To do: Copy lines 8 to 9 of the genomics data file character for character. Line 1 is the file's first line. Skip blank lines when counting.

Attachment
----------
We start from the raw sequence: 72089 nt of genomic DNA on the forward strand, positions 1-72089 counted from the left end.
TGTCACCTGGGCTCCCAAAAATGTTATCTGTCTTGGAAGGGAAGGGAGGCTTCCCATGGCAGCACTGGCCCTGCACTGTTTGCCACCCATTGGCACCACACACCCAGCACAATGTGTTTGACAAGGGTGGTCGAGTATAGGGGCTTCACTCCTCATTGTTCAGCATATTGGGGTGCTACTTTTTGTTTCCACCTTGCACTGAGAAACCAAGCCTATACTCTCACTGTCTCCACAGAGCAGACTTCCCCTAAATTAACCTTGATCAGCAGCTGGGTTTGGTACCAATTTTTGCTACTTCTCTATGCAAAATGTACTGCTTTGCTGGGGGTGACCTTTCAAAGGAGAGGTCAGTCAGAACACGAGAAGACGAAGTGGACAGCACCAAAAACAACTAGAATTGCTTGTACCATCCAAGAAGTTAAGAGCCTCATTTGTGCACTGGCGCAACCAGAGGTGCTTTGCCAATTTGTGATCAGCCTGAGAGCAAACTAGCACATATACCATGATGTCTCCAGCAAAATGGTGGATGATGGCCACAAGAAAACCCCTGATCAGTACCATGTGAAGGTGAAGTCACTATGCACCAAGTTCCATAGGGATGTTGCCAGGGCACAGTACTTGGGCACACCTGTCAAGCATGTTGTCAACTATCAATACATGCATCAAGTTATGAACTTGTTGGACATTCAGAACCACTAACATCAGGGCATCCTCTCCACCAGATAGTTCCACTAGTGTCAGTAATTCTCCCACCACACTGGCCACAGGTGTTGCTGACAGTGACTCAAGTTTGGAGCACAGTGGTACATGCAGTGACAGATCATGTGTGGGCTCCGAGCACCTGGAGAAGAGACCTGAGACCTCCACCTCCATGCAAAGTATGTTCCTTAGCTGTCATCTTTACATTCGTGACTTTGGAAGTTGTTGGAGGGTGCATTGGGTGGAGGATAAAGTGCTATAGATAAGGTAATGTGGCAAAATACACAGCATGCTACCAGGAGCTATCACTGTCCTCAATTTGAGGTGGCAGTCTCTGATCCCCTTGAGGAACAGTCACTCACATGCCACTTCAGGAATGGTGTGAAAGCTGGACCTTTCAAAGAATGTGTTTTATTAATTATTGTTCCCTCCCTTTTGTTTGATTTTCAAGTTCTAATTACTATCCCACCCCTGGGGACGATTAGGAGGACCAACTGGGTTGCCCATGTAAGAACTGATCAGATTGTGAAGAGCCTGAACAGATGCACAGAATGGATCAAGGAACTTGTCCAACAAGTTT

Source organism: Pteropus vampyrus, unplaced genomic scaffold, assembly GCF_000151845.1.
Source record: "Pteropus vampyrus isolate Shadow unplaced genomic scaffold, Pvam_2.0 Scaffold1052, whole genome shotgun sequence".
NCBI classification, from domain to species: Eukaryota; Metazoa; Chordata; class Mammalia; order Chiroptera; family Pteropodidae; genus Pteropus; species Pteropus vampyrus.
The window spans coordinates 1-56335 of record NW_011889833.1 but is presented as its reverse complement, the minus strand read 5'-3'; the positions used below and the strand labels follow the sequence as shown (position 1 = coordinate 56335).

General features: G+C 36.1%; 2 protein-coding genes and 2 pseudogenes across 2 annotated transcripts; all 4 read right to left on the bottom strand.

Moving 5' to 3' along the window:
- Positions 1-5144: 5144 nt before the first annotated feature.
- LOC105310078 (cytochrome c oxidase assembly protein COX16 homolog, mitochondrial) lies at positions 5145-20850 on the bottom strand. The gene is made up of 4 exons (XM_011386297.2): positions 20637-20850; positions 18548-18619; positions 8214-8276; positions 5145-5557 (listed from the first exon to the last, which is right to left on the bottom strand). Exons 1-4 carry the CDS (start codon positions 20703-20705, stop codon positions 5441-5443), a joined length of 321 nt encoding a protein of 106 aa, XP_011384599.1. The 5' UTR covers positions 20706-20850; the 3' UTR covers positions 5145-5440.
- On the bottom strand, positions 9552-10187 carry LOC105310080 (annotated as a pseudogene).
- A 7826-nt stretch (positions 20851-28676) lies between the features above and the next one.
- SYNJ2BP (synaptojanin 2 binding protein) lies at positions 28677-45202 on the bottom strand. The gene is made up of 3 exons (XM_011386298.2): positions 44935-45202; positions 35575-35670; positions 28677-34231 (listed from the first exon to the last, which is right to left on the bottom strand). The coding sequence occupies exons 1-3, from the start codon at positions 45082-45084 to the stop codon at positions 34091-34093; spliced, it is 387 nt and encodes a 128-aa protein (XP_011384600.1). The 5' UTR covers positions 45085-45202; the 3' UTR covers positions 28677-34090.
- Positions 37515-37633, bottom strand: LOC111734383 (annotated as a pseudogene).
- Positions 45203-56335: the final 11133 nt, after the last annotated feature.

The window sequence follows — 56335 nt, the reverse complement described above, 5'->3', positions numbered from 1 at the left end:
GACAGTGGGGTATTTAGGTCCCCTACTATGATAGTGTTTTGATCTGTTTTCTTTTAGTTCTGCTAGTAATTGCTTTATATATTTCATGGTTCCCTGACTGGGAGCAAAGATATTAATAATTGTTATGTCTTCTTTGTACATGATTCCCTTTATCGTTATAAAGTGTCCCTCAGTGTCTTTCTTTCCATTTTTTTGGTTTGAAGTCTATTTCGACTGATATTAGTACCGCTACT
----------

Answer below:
Moving 5' to 3' along the window:
- Positions 1-5144: 5144 nt before the first annotated feature.